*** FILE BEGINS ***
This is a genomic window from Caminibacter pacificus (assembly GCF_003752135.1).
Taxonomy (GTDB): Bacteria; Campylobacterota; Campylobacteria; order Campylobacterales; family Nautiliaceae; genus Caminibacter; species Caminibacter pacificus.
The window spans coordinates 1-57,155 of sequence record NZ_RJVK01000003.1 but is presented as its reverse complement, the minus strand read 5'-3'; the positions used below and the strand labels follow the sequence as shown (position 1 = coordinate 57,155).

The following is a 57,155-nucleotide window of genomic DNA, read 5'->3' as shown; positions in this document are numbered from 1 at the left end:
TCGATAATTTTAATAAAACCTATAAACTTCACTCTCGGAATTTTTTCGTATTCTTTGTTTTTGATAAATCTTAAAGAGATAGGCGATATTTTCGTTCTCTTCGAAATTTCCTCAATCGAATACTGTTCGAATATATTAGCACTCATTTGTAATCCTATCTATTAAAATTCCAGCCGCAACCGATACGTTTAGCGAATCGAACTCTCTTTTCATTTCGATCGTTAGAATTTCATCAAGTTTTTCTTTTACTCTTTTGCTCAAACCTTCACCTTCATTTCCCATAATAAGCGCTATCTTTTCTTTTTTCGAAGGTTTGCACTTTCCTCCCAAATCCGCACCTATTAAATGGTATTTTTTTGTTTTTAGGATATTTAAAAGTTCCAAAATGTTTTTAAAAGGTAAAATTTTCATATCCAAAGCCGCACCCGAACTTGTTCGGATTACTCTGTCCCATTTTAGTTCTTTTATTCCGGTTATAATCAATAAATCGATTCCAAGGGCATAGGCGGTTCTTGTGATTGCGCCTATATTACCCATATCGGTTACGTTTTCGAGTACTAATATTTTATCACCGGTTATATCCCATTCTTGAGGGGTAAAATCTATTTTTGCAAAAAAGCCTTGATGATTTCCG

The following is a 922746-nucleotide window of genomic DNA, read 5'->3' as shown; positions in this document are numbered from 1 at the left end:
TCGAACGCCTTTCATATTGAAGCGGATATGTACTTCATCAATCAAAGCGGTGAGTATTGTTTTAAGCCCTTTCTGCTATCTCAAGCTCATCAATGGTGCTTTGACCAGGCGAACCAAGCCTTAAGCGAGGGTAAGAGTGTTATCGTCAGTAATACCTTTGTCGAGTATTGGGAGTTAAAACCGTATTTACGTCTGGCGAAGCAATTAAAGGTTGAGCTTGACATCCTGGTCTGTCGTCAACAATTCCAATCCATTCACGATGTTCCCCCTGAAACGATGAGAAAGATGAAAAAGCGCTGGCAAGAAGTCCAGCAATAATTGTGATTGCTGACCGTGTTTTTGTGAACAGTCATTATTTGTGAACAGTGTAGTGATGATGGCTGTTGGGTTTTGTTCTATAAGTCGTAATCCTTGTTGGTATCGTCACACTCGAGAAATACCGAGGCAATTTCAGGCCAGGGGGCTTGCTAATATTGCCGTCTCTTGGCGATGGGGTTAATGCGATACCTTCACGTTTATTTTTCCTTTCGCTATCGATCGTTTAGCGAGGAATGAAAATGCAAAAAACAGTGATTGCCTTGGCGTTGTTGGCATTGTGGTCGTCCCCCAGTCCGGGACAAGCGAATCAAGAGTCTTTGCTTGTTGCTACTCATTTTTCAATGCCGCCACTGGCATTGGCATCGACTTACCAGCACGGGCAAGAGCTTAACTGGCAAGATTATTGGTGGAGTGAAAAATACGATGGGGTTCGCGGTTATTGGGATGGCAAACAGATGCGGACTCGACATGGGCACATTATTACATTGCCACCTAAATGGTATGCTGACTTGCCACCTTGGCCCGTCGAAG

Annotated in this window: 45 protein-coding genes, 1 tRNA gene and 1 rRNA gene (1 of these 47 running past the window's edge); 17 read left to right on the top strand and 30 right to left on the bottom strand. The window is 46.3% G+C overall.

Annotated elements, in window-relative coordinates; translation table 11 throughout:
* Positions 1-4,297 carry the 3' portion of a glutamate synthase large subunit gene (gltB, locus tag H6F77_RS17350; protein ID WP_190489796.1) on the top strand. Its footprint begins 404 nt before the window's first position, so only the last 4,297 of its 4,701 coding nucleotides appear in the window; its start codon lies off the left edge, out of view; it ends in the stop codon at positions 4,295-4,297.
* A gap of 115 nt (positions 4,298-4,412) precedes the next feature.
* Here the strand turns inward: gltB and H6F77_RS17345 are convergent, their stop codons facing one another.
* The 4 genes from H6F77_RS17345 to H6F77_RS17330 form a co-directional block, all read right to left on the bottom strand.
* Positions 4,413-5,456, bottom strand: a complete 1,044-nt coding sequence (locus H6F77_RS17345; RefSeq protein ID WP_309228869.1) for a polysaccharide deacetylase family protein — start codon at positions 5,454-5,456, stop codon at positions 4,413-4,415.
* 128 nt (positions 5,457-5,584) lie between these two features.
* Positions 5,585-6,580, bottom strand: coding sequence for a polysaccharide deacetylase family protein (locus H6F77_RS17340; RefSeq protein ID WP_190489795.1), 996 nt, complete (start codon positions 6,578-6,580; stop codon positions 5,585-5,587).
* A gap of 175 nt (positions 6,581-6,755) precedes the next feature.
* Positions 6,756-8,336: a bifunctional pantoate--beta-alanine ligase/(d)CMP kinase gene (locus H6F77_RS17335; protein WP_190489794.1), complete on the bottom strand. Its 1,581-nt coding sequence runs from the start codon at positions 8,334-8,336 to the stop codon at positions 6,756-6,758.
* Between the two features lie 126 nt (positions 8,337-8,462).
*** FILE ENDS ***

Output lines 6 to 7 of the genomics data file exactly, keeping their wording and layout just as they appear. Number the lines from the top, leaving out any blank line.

The following is a 922746-nucleotide window of genomic DNA, read 5'->3' as shown; positions in this document are numbered from 1 at the left end:
TCGAACGCCTTTCATATTGAAGCGGATATGTACTTCATCAATCAAAGCGGTGAGTATTGTTTTAAGCCCTTTCTGCTATCTCAAGCTCATCAATGGTGCTTTGACCAGGCGAACCAAGCCTTAAGCGAGGGTAAGAGTGTTATCGTCAGTAATACCTTTGTCGAGTATTGGGAGTTAAAACCGTATTTACGTCTGGCGAAGCAATTAAAGGTTGAGCTTGACATCCTGGTCTGTCGTCAACAATTCCAATCCATTCACGATGTTCCCCCTGAAACGATGAGAAAGATGAAAAAGCGCTGGCAAGAAGTCCAGCAATAATTGTGATTGCTGACCGTGTTTTTGTGAACAGTCATTATTTGTGAACAGTGTAGTGATGATGGCTGTTGGGTTTTGTTCTATAAGTCGTAATCCTTGTTGGTATCGTCACACTCGAGAAATACCGAGGCAATTTCAGGCCAGGGGGCTTGCTAATATTGCCGTCTCTTGGCGATGGGGTTAATGCGATACCTTCACGTTTATTTTTCCTTTCGCTATCGATCGTTTAGCGAGGAATGAAAATGCAAAAAACAGTGATTGCCTTGGCGTTGTTGGCATTGTGGTCGTCCCCCAGTCCGGGACAAGCGAATCAAGAGTCTTTGCTTGTTGCTACTCATTTTTCAATGCCGCCACTGGCATTGGCATCGACTTACCAGCACGGGCAAGAGCTTAACTGGCAAGATTATTGGTGGAGTGAAAAATACGATGGGGTTCGCGGTTATTGGGATGGCAAACAGATGCGGACTCGACATGGGCACATTATTACATTGCCACCTAAATGGTATGCTGACTTGCCACCTTGGCCCGTCGAAG